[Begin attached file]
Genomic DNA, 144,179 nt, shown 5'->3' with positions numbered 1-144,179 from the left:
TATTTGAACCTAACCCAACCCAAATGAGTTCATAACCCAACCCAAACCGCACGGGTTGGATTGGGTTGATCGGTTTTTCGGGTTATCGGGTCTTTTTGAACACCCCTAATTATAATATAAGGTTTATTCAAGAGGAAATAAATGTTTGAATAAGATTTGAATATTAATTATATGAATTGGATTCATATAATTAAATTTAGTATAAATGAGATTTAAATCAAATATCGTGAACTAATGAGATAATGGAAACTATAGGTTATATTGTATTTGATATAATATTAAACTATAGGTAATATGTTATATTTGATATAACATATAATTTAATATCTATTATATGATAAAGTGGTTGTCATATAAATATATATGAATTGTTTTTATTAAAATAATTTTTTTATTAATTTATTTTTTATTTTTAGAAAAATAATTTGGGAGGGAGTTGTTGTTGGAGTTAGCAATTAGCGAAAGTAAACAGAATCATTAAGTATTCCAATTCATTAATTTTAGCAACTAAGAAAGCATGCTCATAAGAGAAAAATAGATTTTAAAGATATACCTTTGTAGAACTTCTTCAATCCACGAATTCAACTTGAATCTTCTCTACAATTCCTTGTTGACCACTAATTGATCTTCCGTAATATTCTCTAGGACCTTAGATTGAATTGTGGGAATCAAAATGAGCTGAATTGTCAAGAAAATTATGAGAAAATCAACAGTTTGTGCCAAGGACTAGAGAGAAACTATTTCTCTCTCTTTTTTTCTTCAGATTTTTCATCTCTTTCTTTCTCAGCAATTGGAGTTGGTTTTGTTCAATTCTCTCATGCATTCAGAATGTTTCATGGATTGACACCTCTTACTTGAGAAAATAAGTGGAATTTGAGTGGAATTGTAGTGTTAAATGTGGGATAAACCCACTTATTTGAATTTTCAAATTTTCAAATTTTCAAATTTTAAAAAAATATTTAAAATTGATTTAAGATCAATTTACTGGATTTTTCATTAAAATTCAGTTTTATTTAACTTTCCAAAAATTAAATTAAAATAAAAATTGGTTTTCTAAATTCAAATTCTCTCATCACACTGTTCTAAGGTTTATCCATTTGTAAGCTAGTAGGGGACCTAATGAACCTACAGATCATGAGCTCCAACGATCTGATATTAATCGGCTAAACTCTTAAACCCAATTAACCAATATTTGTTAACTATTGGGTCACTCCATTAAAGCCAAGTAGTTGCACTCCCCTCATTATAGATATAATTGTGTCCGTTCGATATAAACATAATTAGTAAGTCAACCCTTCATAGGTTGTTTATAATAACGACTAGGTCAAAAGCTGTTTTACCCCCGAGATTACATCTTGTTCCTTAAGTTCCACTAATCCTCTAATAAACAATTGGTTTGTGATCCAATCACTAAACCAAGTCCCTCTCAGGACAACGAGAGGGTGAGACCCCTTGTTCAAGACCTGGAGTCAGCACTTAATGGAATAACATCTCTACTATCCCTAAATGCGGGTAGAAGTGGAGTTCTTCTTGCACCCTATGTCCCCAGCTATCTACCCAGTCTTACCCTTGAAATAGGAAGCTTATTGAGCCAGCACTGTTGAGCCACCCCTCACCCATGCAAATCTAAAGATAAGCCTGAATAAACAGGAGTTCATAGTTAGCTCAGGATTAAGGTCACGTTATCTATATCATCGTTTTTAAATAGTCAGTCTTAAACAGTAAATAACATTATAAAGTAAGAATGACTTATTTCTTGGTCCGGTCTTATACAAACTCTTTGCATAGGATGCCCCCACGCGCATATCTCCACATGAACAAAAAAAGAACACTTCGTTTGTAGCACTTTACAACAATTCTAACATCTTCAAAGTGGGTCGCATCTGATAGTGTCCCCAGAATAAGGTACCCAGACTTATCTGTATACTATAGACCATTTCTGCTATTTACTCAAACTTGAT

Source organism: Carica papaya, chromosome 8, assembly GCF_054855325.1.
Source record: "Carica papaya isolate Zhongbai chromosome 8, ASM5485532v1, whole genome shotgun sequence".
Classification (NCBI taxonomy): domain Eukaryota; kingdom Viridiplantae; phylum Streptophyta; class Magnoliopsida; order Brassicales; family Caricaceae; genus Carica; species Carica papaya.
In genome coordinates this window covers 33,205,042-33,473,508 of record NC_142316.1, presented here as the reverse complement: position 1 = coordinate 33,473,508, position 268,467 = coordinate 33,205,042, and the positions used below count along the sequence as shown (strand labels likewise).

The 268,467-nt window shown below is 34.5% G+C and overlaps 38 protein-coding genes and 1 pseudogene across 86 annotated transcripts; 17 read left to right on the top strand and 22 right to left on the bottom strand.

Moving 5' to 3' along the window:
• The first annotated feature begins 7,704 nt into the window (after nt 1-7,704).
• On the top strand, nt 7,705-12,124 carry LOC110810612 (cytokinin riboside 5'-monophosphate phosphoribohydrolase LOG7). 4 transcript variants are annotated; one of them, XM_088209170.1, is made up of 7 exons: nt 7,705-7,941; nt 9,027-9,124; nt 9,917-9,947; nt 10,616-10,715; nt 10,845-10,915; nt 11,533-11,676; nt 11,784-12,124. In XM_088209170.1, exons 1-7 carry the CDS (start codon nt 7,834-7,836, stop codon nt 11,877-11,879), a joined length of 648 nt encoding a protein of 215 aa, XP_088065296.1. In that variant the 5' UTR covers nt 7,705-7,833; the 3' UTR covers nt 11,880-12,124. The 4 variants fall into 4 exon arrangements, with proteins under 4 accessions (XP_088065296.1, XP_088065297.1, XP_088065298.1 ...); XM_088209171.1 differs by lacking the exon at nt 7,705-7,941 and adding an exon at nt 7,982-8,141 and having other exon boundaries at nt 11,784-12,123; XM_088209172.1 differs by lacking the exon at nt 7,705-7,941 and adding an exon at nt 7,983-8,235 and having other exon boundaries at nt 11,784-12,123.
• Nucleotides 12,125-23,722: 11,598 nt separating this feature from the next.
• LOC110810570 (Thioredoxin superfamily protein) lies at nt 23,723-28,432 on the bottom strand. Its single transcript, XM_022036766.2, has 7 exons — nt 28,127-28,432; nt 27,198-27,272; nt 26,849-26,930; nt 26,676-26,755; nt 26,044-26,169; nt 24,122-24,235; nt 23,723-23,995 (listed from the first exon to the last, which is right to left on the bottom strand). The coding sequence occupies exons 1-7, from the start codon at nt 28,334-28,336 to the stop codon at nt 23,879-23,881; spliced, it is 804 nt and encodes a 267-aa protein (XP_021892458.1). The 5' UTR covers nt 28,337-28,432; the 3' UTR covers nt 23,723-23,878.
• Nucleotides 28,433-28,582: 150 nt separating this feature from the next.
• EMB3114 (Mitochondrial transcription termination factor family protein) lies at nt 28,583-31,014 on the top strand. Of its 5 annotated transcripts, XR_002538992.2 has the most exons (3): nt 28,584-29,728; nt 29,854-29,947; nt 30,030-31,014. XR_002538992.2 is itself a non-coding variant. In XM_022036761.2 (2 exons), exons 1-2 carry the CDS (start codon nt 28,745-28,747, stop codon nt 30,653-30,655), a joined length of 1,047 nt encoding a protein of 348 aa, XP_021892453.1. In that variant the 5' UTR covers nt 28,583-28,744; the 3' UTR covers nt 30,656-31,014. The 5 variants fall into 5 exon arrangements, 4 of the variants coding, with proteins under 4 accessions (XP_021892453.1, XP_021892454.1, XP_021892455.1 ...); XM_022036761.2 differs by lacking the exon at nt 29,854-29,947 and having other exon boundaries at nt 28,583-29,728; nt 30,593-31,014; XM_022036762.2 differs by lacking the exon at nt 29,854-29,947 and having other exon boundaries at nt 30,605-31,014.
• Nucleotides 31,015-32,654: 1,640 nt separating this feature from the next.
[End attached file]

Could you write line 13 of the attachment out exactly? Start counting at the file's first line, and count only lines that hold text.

• Nucleotides 28,433-28,582: 150 nt separating this feature from the next.